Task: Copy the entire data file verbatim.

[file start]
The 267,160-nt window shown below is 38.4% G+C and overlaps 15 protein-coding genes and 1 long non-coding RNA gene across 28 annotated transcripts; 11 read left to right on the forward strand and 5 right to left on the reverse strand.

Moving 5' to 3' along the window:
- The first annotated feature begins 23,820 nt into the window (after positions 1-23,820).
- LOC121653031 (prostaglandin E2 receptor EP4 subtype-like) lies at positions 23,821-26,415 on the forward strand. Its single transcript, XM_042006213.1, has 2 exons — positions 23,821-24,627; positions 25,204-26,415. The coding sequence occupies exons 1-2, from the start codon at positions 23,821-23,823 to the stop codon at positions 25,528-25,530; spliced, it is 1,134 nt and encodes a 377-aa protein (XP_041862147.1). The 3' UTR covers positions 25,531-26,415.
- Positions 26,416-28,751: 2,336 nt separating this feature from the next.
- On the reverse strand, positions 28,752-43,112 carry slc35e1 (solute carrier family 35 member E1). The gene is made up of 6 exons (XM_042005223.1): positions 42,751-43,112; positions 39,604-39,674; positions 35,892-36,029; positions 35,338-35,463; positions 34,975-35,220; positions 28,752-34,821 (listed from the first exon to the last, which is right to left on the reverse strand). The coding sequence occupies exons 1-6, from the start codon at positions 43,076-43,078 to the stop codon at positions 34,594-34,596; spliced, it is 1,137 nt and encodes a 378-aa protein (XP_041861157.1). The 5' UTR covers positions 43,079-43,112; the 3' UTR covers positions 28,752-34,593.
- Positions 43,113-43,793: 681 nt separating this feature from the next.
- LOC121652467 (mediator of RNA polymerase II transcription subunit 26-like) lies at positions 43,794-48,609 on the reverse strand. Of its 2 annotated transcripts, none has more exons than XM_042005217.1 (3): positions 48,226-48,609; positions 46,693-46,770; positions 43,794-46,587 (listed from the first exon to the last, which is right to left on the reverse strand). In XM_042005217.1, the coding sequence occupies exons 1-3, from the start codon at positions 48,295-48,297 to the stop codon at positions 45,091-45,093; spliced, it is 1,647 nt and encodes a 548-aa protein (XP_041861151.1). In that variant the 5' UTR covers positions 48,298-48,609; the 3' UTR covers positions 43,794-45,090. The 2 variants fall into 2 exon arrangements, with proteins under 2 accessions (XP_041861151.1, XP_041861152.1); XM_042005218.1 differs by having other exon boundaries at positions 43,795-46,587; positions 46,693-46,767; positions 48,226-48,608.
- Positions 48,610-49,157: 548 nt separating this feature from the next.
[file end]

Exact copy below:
The 267,160-nt window shown below is 38.4% G+C and overlaps 15 protein-coding genes and 1 long non-coding RNA gene across 28 annotated transcripts; 11 read left to right on the forward strand and 5 right to left on the reverse strand.

Moving 5' to 3' along the window:
- The first annotated feature begins 23,820 nt into the window (after positions 1-23,820).
- LOC121653031 (prostaglandin E2 receptor EP4 subtype-like) lies at positions 23,821-26,415 on the forward strand. Its single transcript, XM_042006213.1, has 2 exons — positions 23,821-24,627; positions 25,204-26,415. The coding sequence occupies exons 1-2, from the start codon at positions 23,821-23,823 to the stop codon at positions 25,528-25,530; spliced, it is 1,134 nt and encodes a 377-aa protein (XP_041862147.1). The 3' UTR covers positions 25,531-26,415.
- Positions 26,416-28,751: 2,336 nt separating this feature from the next.
- On the reverse strand, positions 28,752-43,112 carry slc35e1 (solute carrier family 35 member E1). The gene is made up of 6 exons (XM_042005223.1): positions 42,751-43,112; positions 39,604-39,674; positions 35,892-36,029; positions 35,338-35,463; positions 34,975-35,220; positions 28,752-34,821 (listed from the first exon to the last, which is right to left on the reverse strand). The coding sequence occupies exons 1-6, from the start codon at positions 43,076-43,078 to the stop codon at positions 34,594-34,596; spliced, it is 1,137 nt and encodes a 378-aa protein (XP_041861157.1). The 5' UTR covers positions 43,079-43,112; the 3' UTR covers positions 28,752-34,593.
- Positions 43,113-43,793: 681 nt separating this feature from the next.
- LOC121652467 (mediator of RNA polymerase II transcription subunit 26-like) lies at positions 43,794-48,609 on the reverse strand. Of its 2 annotated transcripts, none has more exons than XM_042005217.1 (3): positions 48,226-48,609; positions 46,693-46,770; positions 43,794-46,587 (listed from the first exon to the last, which is right to left on the reverse strand). In XM_042005217.1, the coding sequence occupies exons 1-3, from the start codon at positions 48,295-48,297 to the stop codon at positions 45,091-45,093; spliced, it is 1,647 nt and encodes a 548-aa protein (XP_041861151.1). In that variant the 5' UTR covers positions 48,298-48,609; the 3' UTR covers positions 43,794-45,090. The 2 variants fall into 2 exon arrangements, with proteins under 2 accessions (XP_041861151.1, XP_041861152.1); XM_042005218.1 differs by having other exon boundaries at positions 43,795-46,587; positions 46,693-46,767; positions 48,226-48,608.
- Positions 48,610-49,157: 548 nt separating this feature from the next.